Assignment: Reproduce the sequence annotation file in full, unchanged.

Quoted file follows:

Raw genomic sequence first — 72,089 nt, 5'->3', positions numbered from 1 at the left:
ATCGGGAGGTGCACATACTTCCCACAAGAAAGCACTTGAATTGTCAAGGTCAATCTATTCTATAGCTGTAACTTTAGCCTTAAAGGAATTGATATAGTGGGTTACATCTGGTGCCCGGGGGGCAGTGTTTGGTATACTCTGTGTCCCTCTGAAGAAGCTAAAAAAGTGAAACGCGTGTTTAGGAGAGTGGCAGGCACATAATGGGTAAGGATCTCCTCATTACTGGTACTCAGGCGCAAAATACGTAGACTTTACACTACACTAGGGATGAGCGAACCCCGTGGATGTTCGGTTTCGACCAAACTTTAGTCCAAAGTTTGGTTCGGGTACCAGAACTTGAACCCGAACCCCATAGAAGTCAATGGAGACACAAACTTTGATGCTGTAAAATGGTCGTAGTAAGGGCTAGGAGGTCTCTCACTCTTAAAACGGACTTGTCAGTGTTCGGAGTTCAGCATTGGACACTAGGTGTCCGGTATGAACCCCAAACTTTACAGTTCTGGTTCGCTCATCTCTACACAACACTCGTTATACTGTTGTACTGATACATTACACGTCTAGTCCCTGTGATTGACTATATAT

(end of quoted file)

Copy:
Raw genomic sequence first — 72,089 nt, 5'->3', positions numbered from 1 at the left:
ATCGGGAGGTGCACATACTTCCCACAAGAAAGCACTTGAATTGTCAAGGTCAATCTATTCTATAGCTGTAACTTTAGCCTTAAAGGAATTGATATAGTGGGTTACATCTGGTGCCCGGGGGGCAGTGTTTGGTATACTCTGTGTCCCTCTGAAGAAGCTAAAAAAGTGAAACGCGTGTTTAGGAGAGTGGCAGGCACATAATGGGTAAGGATCTCCTCATTACTGGTACTCAGGCGCAAAATACGTAGACTTTACACTACACTAGGGATGAGCGAACCCCGTGGATGTTCGGTTTCGACCAAACTTTAGTCCAAAGTTTGGTTCGGGTACCAGAACTTGAACCCGAACCCCATAGAAGTCAATGGAGACACAAACTTTGATGCTGTAAAATGGTCGTAGTAAGGGCTAGGAGGTCTCTCACTCTTAAAACGGACTTGTCAGTGTTCGGAGTTCAGCATTGGACACTAGGTGTCCGGTATGAACCCCAAACTTTACAGTTCTGGTTCGCTCATCTCTACACAACACTCGTTATACTGTTGTACTGATACATTACACGTCTAGTCCCTGTGATTGACTATATAT